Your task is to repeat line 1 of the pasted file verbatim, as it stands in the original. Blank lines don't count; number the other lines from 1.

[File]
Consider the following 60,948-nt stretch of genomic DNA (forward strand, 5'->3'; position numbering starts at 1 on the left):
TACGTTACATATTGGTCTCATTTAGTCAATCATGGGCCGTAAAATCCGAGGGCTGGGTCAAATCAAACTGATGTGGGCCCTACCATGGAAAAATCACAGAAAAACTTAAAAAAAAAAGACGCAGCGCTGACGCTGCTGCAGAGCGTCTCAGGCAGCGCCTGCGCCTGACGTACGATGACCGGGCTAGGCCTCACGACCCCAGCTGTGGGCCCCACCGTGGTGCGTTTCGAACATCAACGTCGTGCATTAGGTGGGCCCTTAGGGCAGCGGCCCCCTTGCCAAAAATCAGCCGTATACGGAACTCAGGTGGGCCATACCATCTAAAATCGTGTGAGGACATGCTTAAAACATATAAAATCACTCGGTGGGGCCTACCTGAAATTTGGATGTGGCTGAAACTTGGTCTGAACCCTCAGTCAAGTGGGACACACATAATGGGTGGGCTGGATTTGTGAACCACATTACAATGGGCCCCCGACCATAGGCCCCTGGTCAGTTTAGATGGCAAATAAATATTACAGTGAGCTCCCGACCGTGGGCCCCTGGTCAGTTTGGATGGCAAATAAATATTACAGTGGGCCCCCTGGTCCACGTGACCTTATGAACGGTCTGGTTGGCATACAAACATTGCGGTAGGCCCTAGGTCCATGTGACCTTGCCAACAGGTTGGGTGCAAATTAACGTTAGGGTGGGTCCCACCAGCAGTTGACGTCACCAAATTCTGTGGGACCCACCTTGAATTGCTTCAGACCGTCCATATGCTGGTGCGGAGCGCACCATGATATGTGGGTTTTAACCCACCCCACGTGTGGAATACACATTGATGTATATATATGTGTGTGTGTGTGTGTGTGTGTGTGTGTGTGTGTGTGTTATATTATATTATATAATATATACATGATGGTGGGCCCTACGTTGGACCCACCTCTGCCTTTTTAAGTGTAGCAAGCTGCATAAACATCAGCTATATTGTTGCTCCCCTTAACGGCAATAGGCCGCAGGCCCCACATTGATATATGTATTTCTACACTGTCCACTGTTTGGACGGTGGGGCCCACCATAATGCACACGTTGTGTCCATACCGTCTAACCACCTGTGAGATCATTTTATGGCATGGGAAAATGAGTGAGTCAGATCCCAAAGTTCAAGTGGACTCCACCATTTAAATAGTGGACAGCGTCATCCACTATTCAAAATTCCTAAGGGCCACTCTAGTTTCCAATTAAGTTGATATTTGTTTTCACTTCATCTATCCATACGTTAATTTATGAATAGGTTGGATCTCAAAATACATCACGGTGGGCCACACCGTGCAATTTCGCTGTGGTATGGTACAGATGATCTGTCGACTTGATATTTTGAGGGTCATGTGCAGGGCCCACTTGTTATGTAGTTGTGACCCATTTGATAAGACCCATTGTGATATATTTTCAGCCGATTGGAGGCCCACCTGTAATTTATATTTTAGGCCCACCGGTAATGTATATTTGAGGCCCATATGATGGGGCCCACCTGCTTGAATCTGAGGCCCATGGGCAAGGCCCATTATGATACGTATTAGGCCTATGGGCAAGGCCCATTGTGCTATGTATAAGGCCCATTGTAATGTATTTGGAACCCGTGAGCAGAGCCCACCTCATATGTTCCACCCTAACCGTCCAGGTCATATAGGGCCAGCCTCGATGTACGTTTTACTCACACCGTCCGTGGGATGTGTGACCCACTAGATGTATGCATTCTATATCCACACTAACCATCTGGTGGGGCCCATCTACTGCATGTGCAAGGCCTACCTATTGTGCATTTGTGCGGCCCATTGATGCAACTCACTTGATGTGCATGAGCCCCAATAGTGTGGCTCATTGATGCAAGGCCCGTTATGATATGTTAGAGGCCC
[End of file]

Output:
Consider the following 60,948-nt stretch of genomic DNA (forward strand, 5'->3'; position numbering starts at 1 on the left):